[Note: This item is getting a bit more positive response than I expected, therefore I am cheating it back to the top just this once. Forgive me and I will not repeat this little date/time alchemy.]
Now that I have the attention of every gamer who reads Blogcritics, I'm proposing a new project — follow up to the recent disastrous Blunt Swords debacle. Blunt Swords was to be a discussion forum for writers that actually works. But it didn't work. It didn't work because online forums for writers don't work. I knew this. I also know that if I get very drunk I will have a three-day hangover, yet I've indeed willfully intoxicated myself to great extent in the past. So I guess I just had to stick my hand in the fire to discover that writers' forums are too hot — or not too hot, as the case may be — to manage.
But this new gig, this is all about fun: We are forming a video gaming league for writers. If you're laughing now, piss off. There's a precedent for pen-wielding gamers. Alex Garland and Martin Amis. And Martin Amis and Alex Garland. And Trent Reznor — okay, he's a songwriter, which is not exactly what we're after; but if Trent Reznor wants to join and be my new best friend, he's in, baby. However I'm sure there are a great many writers who don't quite have that sort of name recognition who pine passionately for pastimes popular perhaps betwixt periods of perpetrating purple prose and violating virginal volumes with venomous verse. You get the picture.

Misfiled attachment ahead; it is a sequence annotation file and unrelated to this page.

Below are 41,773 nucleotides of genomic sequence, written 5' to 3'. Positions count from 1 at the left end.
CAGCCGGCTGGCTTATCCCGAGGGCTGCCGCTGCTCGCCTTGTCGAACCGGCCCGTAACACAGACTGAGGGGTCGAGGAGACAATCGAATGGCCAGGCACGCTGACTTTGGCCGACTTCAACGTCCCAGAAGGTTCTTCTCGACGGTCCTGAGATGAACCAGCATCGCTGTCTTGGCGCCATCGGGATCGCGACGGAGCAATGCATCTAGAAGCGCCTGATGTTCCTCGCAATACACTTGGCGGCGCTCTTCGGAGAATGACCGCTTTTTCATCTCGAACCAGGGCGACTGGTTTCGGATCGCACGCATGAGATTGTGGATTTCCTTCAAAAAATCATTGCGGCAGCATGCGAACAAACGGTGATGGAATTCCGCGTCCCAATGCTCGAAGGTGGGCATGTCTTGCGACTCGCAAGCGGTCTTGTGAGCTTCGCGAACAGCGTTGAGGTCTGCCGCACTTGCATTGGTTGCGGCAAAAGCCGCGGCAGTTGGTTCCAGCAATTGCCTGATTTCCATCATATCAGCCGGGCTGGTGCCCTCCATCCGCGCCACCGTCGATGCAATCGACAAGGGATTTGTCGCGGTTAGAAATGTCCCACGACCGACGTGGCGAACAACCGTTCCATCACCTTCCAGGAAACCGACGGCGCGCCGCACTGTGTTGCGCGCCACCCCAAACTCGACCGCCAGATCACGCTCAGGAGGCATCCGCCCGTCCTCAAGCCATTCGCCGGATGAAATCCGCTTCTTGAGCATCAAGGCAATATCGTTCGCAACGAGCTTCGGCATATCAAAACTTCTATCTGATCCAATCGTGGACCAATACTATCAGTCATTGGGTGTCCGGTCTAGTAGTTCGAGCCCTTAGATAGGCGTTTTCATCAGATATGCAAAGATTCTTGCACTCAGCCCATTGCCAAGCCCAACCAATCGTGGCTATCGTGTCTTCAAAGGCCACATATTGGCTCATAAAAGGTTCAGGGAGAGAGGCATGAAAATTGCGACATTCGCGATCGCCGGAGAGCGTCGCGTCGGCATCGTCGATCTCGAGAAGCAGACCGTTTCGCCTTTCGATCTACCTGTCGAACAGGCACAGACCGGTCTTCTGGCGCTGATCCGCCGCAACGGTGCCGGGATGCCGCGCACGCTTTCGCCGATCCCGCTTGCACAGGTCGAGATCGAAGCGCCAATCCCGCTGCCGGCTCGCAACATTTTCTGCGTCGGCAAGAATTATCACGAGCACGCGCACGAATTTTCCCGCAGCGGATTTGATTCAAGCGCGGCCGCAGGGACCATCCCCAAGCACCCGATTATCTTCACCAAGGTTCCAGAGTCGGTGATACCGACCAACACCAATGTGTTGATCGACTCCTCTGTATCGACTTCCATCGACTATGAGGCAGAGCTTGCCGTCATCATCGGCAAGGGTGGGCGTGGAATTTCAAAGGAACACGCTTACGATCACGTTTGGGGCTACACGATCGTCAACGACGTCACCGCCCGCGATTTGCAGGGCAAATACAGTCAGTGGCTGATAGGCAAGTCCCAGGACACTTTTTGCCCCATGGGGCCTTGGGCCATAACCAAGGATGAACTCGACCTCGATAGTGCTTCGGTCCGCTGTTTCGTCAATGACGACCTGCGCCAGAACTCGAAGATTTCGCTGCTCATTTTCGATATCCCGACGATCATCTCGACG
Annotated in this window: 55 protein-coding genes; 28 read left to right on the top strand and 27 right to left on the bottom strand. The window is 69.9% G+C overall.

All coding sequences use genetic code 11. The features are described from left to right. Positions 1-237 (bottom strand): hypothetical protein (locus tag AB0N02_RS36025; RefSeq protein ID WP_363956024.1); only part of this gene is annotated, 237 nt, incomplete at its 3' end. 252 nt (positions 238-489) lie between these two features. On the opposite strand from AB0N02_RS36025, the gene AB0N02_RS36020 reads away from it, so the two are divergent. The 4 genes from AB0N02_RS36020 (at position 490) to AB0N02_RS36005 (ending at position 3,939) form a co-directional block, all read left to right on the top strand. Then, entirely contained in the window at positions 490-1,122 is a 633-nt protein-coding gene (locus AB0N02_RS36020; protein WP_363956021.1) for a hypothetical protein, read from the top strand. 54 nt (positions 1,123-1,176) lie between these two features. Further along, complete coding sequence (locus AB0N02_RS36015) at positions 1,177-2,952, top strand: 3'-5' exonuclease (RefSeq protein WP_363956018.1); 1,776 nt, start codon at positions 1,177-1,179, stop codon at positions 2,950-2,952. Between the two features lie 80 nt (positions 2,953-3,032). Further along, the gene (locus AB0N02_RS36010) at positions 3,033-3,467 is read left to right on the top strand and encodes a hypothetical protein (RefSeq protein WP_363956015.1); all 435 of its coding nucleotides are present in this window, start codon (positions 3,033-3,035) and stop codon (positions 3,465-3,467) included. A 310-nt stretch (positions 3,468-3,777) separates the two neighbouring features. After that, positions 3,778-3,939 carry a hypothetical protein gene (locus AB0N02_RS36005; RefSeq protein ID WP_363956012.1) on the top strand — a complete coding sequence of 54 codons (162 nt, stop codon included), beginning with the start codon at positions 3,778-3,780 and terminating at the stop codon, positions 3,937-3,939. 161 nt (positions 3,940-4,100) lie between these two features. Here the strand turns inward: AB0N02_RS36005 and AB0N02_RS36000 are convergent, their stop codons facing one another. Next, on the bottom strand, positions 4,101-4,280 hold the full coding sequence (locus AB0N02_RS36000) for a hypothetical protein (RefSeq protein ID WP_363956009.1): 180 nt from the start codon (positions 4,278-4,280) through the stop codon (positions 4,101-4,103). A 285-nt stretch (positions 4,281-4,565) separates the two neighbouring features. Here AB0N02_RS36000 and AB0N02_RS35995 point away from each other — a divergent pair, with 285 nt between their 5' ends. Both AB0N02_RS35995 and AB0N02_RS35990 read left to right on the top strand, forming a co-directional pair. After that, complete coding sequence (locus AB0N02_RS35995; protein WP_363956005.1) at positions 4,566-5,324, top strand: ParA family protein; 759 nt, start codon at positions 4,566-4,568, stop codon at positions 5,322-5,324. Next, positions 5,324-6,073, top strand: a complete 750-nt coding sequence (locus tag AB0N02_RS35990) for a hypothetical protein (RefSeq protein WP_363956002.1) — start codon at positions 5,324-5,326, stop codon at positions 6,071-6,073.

The rules, because there are always rules:
1. You must be a writer. This does not mean that you must be a published writer, or work in a writing-related field; you must only aspire to the writer's life. And keep after it daily or at least weekly. If you put food on the table by working at Blockbuster or as an automotive mechanic or a soft-porn star, so be it. You simply must define your avocation and potential vocation as writing.